03 June 2017

The Dutch Emerald Parure Tiara

Queen Maxima wears the emerald setting of the tiara, 2014 (Michel Porro/Getty Images)

The Dutch royal family has one of the most versatile jewel collections in the world. They're able to be creative and clever with their jewels, wearing them in various settings and forms. One of the most convertible diadems in the collection is the family’s emerald parure. And, in an unusual twist, the second setting of the tiara is actually larger and even more regal than its original form.




Princess Maxima wears the pearl setting of the tiara, 2004 (Michel Porro/Getty Images)

The parure was made using emeralds that the family already owned by Schürmann in 1899. It was ordered by Queen Emma, who gave it to her daughter, Queen Wilhelmina, as a present. Although there are only four emeralds in the current version of the tiara, originally there were six; two set toward the center were taken off in the 1950s to make a pair of earrings. (You can imagine their positioning by looking at the pearl version.)


Detail of the emerald setting of the tiara (Michel Porro/Getty Images)

Queen Juliana wore this tiara quite frequently — including sometimes wearing it upside-down across her forehead. (Princess Irene copied this look with the tiara later, too). Juliana carefully preserved the parure by having it placed in the family’s jewel foundation, and it has been worn by many members of the family since.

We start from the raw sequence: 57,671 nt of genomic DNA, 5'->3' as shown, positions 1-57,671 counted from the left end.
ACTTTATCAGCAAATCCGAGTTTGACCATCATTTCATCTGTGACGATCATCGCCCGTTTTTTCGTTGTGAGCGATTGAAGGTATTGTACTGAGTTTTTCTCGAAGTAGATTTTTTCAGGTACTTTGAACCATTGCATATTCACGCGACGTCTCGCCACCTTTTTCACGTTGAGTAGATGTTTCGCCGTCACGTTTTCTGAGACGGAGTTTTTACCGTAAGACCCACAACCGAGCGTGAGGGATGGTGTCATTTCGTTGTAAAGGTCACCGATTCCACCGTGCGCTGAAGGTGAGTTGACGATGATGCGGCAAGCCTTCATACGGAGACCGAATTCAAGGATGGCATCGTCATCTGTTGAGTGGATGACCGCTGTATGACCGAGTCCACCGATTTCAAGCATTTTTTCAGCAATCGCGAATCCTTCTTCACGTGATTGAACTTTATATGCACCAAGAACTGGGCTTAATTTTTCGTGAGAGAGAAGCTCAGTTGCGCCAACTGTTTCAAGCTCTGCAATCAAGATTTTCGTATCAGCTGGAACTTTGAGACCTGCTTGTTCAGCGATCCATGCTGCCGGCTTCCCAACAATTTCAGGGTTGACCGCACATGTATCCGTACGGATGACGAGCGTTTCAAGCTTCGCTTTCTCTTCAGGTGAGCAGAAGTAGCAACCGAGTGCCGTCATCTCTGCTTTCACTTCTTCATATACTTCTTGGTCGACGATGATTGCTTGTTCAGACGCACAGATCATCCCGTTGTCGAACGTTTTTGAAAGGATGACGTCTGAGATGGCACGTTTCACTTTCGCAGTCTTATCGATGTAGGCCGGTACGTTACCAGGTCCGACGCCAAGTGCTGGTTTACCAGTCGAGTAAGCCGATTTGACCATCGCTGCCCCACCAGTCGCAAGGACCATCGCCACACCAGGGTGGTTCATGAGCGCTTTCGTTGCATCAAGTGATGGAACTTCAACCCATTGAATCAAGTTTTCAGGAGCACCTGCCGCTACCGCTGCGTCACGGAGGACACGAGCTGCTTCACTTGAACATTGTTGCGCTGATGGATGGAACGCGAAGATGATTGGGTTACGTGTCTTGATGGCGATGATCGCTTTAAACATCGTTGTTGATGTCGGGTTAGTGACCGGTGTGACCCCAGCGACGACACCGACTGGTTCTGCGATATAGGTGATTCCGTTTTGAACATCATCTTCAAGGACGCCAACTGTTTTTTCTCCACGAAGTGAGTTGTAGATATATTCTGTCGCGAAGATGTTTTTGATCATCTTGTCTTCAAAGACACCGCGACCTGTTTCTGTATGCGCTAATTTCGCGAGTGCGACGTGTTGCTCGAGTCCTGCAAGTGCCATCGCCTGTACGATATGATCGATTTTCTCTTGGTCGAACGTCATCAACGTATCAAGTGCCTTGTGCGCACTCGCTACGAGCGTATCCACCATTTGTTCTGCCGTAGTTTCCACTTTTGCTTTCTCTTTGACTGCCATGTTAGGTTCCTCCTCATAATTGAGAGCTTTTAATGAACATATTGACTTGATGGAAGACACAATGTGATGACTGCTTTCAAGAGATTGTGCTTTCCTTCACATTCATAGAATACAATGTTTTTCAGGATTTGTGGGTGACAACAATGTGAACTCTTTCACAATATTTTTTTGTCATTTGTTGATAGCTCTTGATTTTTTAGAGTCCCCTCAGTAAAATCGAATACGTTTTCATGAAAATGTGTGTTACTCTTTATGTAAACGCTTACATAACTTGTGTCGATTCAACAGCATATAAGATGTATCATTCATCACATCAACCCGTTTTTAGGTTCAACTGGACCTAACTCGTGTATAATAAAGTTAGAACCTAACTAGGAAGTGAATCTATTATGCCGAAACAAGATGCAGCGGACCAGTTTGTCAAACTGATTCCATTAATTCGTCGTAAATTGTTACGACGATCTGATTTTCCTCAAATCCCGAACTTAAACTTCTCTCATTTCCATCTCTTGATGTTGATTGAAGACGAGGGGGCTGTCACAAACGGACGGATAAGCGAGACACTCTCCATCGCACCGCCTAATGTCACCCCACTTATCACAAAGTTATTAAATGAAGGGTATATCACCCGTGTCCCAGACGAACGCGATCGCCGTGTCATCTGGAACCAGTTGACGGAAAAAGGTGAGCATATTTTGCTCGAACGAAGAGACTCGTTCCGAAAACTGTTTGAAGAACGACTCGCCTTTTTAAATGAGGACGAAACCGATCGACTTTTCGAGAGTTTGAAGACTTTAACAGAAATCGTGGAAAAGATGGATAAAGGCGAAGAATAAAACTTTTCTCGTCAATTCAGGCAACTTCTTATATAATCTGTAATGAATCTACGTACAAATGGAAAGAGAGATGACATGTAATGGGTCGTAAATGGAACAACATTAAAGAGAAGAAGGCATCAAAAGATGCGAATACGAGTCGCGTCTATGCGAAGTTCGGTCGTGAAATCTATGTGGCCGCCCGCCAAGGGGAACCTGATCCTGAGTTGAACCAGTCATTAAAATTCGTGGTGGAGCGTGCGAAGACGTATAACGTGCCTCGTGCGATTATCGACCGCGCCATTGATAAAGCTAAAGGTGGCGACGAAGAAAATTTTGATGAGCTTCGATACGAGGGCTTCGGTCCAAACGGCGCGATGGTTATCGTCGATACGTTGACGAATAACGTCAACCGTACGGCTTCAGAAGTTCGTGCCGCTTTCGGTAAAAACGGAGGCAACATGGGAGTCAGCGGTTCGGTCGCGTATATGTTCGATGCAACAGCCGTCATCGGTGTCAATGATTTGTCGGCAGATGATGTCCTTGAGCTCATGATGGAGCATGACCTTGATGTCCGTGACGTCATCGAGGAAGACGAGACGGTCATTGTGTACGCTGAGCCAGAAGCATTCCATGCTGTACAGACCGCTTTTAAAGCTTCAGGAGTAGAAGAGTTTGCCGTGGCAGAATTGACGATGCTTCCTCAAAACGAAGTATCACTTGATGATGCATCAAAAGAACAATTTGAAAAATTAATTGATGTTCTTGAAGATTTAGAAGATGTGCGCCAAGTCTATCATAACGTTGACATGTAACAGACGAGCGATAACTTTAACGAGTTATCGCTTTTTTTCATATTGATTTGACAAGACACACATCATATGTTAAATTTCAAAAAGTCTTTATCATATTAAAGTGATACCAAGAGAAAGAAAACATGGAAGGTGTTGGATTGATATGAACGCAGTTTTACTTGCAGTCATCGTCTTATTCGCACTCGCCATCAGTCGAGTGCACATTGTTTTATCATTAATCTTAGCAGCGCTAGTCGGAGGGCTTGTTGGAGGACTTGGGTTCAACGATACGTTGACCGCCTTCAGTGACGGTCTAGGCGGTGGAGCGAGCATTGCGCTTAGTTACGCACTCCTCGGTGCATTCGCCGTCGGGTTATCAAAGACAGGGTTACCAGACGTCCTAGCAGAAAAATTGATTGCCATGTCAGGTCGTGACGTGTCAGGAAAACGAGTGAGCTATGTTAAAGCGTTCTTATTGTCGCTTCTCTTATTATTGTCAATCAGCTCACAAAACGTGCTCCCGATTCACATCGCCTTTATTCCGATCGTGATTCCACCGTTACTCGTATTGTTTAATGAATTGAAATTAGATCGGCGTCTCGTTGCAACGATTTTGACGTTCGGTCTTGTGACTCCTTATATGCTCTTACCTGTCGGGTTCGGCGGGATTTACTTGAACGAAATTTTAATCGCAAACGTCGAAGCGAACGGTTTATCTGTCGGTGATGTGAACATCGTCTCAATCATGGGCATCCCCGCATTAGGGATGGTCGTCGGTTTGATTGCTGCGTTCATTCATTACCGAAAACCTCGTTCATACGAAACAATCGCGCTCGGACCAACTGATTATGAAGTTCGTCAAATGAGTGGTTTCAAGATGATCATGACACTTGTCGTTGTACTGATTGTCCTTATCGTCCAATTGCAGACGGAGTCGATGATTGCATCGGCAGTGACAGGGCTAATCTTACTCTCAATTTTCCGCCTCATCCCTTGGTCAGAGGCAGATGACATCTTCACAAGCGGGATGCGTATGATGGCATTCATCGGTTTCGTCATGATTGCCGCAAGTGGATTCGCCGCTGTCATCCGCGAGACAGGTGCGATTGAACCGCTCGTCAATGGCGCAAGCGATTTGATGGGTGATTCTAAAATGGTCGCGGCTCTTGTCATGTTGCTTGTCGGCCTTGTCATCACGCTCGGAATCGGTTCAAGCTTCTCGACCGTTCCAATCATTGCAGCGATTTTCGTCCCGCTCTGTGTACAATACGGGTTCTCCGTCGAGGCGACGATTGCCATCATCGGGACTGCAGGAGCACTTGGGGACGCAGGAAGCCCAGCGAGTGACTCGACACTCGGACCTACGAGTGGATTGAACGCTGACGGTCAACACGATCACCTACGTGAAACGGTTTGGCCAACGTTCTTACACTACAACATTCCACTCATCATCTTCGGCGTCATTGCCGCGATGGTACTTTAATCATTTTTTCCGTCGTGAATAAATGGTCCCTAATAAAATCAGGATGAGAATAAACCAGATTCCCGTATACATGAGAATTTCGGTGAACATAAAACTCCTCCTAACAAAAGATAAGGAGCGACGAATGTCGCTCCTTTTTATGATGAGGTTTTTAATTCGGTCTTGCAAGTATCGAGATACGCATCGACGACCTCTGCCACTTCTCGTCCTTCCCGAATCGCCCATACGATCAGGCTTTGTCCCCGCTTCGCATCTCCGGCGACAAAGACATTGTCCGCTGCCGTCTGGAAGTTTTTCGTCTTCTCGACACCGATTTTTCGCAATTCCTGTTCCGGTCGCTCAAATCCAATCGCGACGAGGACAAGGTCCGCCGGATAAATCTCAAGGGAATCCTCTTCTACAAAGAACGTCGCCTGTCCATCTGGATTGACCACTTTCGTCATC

Princess Annemarie wears the pearl setting of the tiara on her wedding day, 2010 (Mark Renders/Getty Images)

The second version of the sparkler swaps out the central emerald for a diamond and the rest of the diamonds for a set of five upright pearls. Princess Annemarie wore this pearl and diamond setting for her wedding to Prince Carlos of Bourbon-Parma (Princess Irene’s elder son), and all of the other senior Dutch royal ladies have worn the tiara this way, too.


Princess Margriet wears the all-diamond setting of the tiara, 2006 (Michel Porro/Getty Images)

These days, Queen Maxima tends to wear the tiara most frequently in its emerald form. But -- as the icing on the cake -- the tiara has actually been worn in a third setting, too: all diamonds, no pearls or emeralds. So creative with their tiaras, those Orange-Nassau ladies!